|By goGreen | March 22, 2012|
Family • Cruciferae
|Raphanus sativus Linn.||Labanos (Tag.)|
|Rabanos (C. Bis., Span.)|
|Lai-fu-tzu Ts-ao (Chin.)|
Labanos is a coarse, annual crop plant. Roots are fleshy, pungent and variable in size and form. Leaves are roughly hairy, the lower ones lyrate. Flowers are variable, about 1.5 centimeters long, usually white or lilac, with purple veins, sepals erect, lateral ones saccate at the base. Pod is inhehiscent, lanceolate, cylindrical, and 2 to 2.6 centimeters in length, and terminates in a long beak. Seeds are separated by pith.
- Widely cultivated in the Philippines at all altitudes.
· Whole plant.
· When seeds are ripe, harvest the whole plant, sun-dry, remove the seeds and dry again. Crush on use. Roots can also be sun-dried for use.
· Considered anthelmintic, antifungal, antibacterial, antiscorbutic, diuretic, laxative, tonic, carminative, corrective, stomachic, cholagogue, lithotriptic, emmenagogue.
· The juice of the fresh root is considered powerfully antiscorbutic.
· Roots considered carminative and corrective.
· Flowers considered becnic and cholagogue.
· Seeds considered diuretic, laxative, stimulant, and lithotriptic.
· In Iranian traditional medicine, seeds are considered diuretic carminative, antifever, antitussive and gastric tonic. Study yielded ten isothiocyanates, seven aliphatic hydrocarbons and some volatile substances.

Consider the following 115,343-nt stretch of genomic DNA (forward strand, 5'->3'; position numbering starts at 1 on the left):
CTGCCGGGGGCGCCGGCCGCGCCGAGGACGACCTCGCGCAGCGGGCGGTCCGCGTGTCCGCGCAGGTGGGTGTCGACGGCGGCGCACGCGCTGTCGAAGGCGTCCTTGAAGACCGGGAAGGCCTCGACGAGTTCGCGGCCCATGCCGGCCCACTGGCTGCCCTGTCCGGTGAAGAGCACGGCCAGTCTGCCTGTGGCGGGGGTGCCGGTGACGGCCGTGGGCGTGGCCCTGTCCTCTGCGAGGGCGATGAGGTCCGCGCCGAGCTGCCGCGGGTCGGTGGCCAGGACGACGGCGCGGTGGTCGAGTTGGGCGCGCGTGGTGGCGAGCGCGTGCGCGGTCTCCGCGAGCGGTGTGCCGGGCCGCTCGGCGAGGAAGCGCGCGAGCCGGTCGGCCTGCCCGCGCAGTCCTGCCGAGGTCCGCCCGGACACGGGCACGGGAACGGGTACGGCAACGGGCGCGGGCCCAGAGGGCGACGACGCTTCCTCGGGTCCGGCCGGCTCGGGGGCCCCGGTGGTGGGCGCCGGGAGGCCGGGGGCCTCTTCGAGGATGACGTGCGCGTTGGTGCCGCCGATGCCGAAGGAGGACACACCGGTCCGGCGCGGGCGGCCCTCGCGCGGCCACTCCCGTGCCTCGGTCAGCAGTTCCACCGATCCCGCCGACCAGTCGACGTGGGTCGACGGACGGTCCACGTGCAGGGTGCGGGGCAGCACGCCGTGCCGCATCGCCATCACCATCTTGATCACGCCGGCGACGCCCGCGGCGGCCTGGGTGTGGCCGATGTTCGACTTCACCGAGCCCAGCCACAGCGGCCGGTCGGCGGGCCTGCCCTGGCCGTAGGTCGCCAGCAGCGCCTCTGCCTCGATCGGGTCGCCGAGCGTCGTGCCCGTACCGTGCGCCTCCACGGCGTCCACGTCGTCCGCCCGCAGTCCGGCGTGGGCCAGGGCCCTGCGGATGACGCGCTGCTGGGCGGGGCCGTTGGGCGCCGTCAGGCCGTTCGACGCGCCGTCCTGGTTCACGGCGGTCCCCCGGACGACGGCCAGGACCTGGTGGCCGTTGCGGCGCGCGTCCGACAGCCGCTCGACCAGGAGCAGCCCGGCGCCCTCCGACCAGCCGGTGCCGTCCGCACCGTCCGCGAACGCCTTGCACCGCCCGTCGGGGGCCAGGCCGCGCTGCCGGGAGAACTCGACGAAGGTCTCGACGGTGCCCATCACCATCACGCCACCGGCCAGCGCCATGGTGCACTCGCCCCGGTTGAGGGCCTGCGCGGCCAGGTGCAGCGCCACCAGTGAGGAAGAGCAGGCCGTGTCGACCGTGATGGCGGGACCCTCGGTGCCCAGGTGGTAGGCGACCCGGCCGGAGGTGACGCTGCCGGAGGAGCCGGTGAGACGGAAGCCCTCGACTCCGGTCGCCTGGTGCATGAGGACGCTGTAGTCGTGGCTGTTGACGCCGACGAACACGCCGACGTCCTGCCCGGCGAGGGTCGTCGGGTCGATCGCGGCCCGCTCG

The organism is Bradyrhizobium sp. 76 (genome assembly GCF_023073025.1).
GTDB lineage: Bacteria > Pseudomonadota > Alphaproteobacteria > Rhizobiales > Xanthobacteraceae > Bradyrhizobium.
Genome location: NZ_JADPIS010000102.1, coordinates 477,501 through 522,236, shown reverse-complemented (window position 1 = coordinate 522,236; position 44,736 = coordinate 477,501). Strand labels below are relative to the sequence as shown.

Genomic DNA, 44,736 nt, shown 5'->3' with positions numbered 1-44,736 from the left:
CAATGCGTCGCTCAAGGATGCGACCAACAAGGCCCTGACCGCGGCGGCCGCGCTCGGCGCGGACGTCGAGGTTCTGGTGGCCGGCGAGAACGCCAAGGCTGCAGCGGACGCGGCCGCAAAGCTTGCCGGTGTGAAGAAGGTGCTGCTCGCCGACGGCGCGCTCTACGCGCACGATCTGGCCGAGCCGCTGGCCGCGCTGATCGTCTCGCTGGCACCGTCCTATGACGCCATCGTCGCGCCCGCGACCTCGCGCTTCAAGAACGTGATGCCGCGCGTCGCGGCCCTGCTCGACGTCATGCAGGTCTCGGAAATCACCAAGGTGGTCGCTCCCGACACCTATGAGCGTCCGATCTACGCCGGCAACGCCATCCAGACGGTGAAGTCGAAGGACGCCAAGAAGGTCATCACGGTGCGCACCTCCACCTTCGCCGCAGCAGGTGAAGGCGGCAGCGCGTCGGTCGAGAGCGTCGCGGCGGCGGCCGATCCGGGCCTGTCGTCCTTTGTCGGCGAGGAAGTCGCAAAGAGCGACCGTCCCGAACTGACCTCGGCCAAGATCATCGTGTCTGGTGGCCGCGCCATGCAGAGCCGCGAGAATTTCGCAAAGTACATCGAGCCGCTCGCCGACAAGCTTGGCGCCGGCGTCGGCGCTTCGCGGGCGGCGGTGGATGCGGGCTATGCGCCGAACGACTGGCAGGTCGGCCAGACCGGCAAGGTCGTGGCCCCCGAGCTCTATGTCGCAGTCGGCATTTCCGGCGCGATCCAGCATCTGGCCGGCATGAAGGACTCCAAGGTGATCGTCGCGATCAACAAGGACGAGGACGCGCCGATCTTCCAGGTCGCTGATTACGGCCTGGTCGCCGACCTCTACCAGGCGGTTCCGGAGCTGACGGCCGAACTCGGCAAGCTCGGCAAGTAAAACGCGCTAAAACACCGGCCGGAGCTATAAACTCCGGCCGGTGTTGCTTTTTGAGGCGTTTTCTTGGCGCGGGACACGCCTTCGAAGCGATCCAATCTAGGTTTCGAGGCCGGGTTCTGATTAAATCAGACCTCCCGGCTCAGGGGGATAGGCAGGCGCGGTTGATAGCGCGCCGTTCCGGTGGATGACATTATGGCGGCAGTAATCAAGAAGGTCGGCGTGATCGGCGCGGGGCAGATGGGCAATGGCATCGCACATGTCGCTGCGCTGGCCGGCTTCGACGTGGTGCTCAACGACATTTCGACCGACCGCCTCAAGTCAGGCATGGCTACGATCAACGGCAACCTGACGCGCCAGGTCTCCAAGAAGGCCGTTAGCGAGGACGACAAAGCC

• Phytochemical study yielded triterpenes, alkaloids, flavonoids, tannins, saponin and coumarins.
• Study for volatile constituents yielded 10 isothicyanates, seven aliphatic hydrocarbons and some other volatile substances.
• Root yields raphanol, rettichol, volatile oil, methylmercaptan, vitamins B1, sinapin and oxydase.
• Seeds yield fatty oil (30%), ash (3.5%), volatile oil, sulphuric acid, erucic acid and C8H15NS2.
Edibility / Nutrition
Leaves, flowers, roots, and seeds are edible.
A popular, common, and inexpensive vegetable, eaten raw or cooked.
Young leaves are also eaten raw or cooked.
Excellent source of iron and good source of calcium; also a source of vitamin B.
· For diarrhea: boil the fresh leaves to concentrated decoction and drink.
· Juice of leaves increases the flow of urine and promotes bowel movements.
· Juice of fresh leaves also used as laxative; also for dropsy and general anasarca.
· Root considered stimulant; also used for piles and stomach pains.
· Juice used to expel wind from the bowels.
· Juice of fresh roots considered antiscorbutic.
· Roots are crushed and applied locally as dressing or poultice for burns, scalds, ecchymoses, or fetid or smelly feet.
· Decoction of root used for fevers.
· Decoction of roots used to bring out the rash in eruptive fevers.
· Coughs: Decoction of flowers; or, boil 6 to 15 gms seed preparation to decoction and drink.
· Seeds promote the flow of urine, bowel movements, and menstruation.
· Seeds used for cancer of the stomach.
· For patients with edema, bloated belly (ascites), pale yellowish face, and oliguria: used dried root preparation with citrus rind preparation (5:1 proportion). Boil to a concentrated decoction and drink.